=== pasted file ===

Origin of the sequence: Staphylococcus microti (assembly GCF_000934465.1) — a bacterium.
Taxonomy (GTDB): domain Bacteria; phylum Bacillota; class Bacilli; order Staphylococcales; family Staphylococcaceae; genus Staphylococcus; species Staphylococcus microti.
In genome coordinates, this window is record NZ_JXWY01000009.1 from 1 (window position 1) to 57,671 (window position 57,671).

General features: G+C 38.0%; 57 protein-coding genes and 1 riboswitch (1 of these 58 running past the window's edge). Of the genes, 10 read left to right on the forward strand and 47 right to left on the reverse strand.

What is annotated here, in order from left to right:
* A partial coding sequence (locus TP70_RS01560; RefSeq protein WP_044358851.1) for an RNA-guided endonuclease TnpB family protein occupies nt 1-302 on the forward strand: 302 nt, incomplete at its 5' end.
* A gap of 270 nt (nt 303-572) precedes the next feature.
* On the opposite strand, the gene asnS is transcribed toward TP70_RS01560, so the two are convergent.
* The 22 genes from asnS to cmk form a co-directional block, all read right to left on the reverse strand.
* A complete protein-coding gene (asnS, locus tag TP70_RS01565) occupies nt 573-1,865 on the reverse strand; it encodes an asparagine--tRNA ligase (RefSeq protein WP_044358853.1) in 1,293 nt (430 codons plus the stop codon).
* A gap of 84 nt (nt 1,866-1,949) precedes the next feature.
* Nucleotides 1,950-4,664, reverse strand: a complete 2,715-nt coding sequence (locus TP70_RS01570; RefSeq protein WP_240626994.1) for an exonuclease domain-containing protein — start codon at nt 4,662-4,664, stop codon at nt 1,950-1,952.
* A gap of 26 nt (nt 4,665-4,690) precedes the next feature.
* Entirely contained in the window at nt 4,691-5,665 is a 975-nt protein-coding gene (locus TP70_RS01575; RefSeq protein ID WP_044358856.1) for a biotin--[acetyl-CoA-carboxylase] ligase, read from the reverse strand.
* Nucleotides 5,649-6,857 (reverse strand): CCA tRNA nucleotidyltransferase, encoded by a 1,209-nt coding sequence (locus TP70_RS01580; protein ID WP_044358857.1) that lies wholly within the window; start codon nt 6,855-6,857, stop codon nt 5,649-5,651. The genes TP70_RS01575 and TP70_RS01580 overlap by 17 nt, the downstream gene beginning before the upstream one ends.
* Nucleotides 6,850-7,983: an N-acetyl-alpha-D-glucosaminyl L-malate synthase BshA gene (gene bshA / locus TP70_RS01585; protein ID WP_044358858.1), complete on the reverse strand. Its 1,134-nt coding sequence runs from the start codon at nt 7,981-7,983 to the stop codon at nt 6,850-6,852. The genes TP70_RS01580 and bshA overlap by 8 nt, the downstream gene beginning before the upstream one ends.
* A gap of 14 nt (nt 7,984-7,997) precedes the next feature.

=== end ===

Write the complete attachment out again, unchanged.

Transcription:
Origin of the sequence: Staphylococcus microti (assembly GCF_000934465.1) — a bacterium.
Taxonomy (GTDB): domain Bacteria; phylum Bacillota; class Bacilli; order Staphylococcales; family Staphylococcaceae; genus Staphylococcus; species Staphylococcus microti.
In genome coordinates, this window is record NZ_JXWY01000009.1 from 1 (window position 1) to 57,671 (window position 57,671).

General features: G+C 38.0%; 57 protein-coding genes and 1 riboswitch (1 of these 58 running past the window's edge). Of the genes, 10 read left to right on the forward strand and 47 right to left on the reverse strand.

What is annotated here, in order from left to right:
* A partial coding sequence (locus TP70_RS01560; RefSeq protein WP_044358851.1) for an RNA-guided endonuclease TnpB family protein occupies nt 1-302 on the forward strand: 302 nt, incomplete at its 5' end.
* A gap of 270 nt (nt 303-572) precedes the next feature.
* On the opposite strand, the gene asnS is transcribed toward TP70_RS01560, so the two are convergent.
* The 22 genes from asnS to cmk form a co-directional block, all read right to left on the reverse strand.
* A complete protein-coding gene (asnS, locus tag TP70_RS01565) occupies nt 573-1,865 on the reverse strand; it encodes an asparagine--tRNA ligase (RefSeq protein WP_044358853.1) in 1,293 nt (430 codons plus the stop codon).
* A gap of 84 nt (nt 1,866-1,949) precedes the next feature.
* Nucleotides 1,950-4,664, reverse strand: a complete 2,715-nt coding sequence (locus TP70_RS01570; RefSeq protein WP_240626994.1) for an exonuclease domain-containing protein — start codon at nt 4,662-4,664, stop codon at nt 1,950-1,952.
* A gap of 26 nt (nt 4,665-4,690) precedes the next feature.
* Entirely contained in the window at nt 4,691-5,665 is a 975-nt protein-coding gene (locus TP70_RS01575; RefSeq protein ID WP_044358856.1) for a biotin--[acetyl-CoA-carboxylase] ligase, read from the reverse strand.
* Nucleotides 5,649-6,857 (reverse strand): CCA tRNA nucleotidyltransferase, encoded by a 1,209-nt coding sequence (locus TP70_RS01580; protein ID WP_044358857.1) that lies wholly within the window; start codon nt 6,855-6,857, stop codon nt 5,649-5,651. The genes TP70_RS01575 and TP70_RS01580 overlap by 17 nt, the downstream gene beginning before the upstream one ends.
* Nucleotides 6,850-7,983: an N-acetyl-alpha-D-glucosaminyl L-malate synthase BshA gene (gene bshA / locus TP70_RS01585; protein ID WP_044358858.1), complete on the reverse strand. Its 1,134-nt coding sequence runs from the start codon at nt 7,981-7,983 to the stop codon at nt 6,850-6,852. The genes TP70_RS01580 and bshA overlap by 8 nt, the downstream gene beginning before the upstream one ends.
* A gap of 14 nt (nt 7,984-7,997) precedes the next feature.